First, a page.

Pawsey recalls that Derickson Armstrong approached her with a big smile and kindness. This helped melt her fears of offending an elder with her performance. Pawsey reciprocated by responding with an open heart and a willingness to listen.

“She was telling me there are things that are right and here are things that are wrong about this opera,” Pawsey says.

The soprano asked Derickson Armstrong for advice. Much to Pawsey’s surprise, the elder responded that she would like to sing something in her own language.

“We just looked at each other, going ‘Who knows if this could even work? But you know what? We’re just going to try. We’re just going to do it,’ ” Pawsey says.

Pawsey knew the Stewart family who own Quails’ Gate Estate Winery, which was the site of Susan and John Allison’s original homestead in the Okanagan. It’s in the traditional unceded territory of the Syilx Okanagan Nation, which includes the Westbank First Nation and six other member communities.

As a result of this connection, Astrolabe Musik Theatre and Turning Point Ensemble staged their world premiere of The Lake at this location in 2014 collaboration with the Westbank First Nation. In addition to Pentland’s compositions, this production included original music by Leslie Uyeda and original dance by Corinne Derickson. Her mom, Derickson Armstrong, sang “Okanagan Song” and “Strawberry Song”.

Lesson of The Lake

Bolton’s film shows sections of the opera plus commentary from performers, musicians, and several Indigenous speakers, including Derickson Armstrong and her student, heritage researcher Jordan Coble. They both offer deep insights into the Syilx Spirit of the lake.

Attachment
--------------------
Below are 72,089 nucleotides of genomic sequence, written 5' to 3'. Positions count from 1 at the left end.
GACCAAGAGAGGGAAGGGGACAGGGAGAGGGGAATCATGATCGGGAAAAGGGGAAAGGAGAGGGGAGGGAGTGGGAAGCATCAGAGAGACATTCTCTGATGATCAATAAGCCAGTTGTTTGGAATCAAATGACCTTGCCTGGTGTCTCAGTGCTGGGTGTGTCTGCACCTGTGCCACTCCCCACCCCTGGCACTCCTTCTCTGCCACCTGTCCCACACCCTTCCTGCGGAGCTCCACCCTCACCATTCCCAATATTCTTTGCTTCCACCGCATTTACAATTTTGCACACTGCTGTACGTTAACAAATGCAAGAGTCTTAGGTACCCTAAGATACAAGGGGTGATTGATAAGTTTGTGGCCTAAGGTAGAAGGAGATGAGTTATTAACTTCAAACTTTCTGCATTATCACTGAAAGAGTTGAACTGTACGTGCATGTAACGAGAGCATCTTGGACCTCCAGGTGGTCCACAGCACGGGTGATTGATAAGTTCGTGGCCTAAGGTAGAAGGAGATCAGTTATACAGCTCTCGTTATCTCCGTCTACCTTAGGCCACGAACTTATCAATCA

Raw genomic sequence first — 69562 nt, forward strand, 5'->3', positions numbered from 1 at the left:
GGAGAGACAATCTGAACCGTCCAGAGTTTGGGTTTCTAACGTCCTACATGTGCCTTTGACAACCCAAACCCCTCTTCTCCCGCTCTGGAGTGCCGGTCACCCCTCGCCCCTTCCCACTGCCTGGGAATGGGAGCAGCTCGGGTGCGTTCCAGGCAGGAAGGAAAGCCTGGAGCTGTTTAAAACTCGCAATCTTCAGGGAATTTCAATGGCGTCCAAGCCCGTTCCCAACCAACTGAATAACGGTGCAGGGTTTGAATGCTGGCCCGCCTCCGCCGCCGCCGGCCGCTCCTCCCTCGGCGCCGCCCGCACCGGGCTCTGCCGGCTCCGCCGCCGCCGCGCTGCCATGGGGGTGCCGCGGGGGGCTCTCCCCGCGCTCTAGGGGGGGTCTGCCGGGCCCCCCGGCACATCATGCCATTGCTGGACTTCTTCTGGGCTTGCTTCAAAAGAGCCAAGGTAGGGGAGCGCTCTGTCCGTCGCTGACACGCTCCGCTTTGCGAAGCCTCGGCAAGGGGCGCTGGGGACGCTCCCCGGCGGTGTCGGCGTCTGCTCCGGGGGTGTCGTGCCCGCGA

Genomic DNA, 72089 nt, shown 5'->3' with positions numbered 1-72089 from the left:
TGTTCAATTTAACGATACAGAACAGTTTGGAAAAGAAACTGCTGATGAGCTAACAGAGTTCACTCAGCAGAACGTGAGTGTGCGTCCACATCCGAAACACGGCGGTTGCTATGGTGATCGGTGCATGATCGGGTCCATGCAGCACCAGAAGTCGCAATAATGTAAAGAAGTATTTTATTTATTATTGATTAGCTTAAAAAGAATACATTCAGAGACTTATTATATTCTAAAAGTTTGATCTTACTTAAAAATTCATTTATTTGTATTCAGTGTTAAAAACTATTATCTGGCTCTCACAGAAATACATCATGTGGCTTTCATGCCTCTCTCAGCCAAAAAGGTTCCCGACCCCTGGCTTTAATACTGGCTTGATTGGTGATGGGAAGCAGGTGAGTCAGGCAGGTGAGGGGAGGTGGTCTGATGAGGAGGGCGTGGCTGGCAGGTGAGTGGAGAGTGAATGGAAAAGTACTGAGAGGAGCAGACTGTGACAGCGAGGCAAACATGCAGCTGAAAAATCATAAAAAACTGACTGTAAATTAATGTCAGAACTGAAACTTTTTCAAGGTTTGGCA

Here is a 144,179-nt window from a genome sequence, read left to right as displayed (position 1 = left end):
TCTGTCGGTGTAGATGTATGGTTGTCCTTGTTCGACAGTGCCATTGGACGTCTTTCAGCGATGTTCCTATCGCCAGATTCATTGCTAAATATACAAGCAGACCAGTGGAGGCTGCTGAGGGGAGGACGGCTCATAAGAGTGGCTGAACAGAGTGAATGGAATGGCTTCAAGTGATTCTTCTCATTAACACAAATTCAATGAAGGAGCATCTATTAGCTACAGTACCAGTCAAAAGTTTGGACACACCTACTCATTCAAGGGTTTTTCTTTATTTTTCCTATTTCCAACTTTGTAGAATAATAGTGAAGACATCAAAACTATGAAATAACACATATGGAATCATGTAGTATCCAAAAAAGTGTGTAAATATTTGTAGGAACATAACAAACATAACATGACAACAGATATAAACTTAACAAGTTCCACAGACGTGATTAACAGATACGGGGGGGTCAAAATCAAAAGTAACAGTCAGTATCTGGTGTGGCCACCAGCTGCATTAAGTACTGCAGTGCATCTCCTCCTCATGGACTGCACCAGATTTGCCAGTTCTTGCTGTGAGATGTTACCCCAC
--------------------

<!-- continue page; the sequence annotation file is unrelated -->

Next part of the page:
Coble declares that unlike what was presented in Pentland’s opera, his people never fed pigs and hens to the Spirit to prevent him from wreaking havoc. This is something that they would never consider doing. And The Lake / nx̌aʔx̌aʔitkʷ sets the record straight after more than a century of tourism marketing falsely claiming that such a creature might exist.

Meanwhile, Derickson Armstrong tells Pancouver that her goal has always been to teach the truth about her ancestors and her people. She does this as a Syilx language educator, as well as through her singing and artistry.

“I’m the first one that ever went to the classroom to teach about us in our community—and the truth of who we really are,” she says.

One of those truths is that before her people were placed on reserves, the Syilx people’s traditional territory extended into Washington state and included Vernon, Douglas Lake, and the Arrow Lakes region in B.C.

“My ancestors travelled back and forth within that territory,” she says.

Derickson Armstrong hopes that anyonne who see her and Pawsey in The Lake / nx̌aʔx̌aʔitkʷ will take away an important lesson.

“People can collaborate and work together even though you have different backgrounds, different cultures, and different language,” the elder emphasizes.

Follow Pancouver on Twitter @PancouverMedia.

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Charlie Smith

Charlie Smith

Pancouver editor Charlie Smith has worked as a Vancouver journalist in print, radio, and television for more than three decades.

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We would like to acknowledge that we are gathered on the traditional and unceded territories of the Coast Salish peoples of the xʷməθkwəy̓əm (Musqueam), Skwxwú7mesh (Squamish), and Səl̓ílwətaɬ (Tsleil-Waututh) Nations. With this acknowledgement, we thank the Indigenous peoples who still live on and care for this land.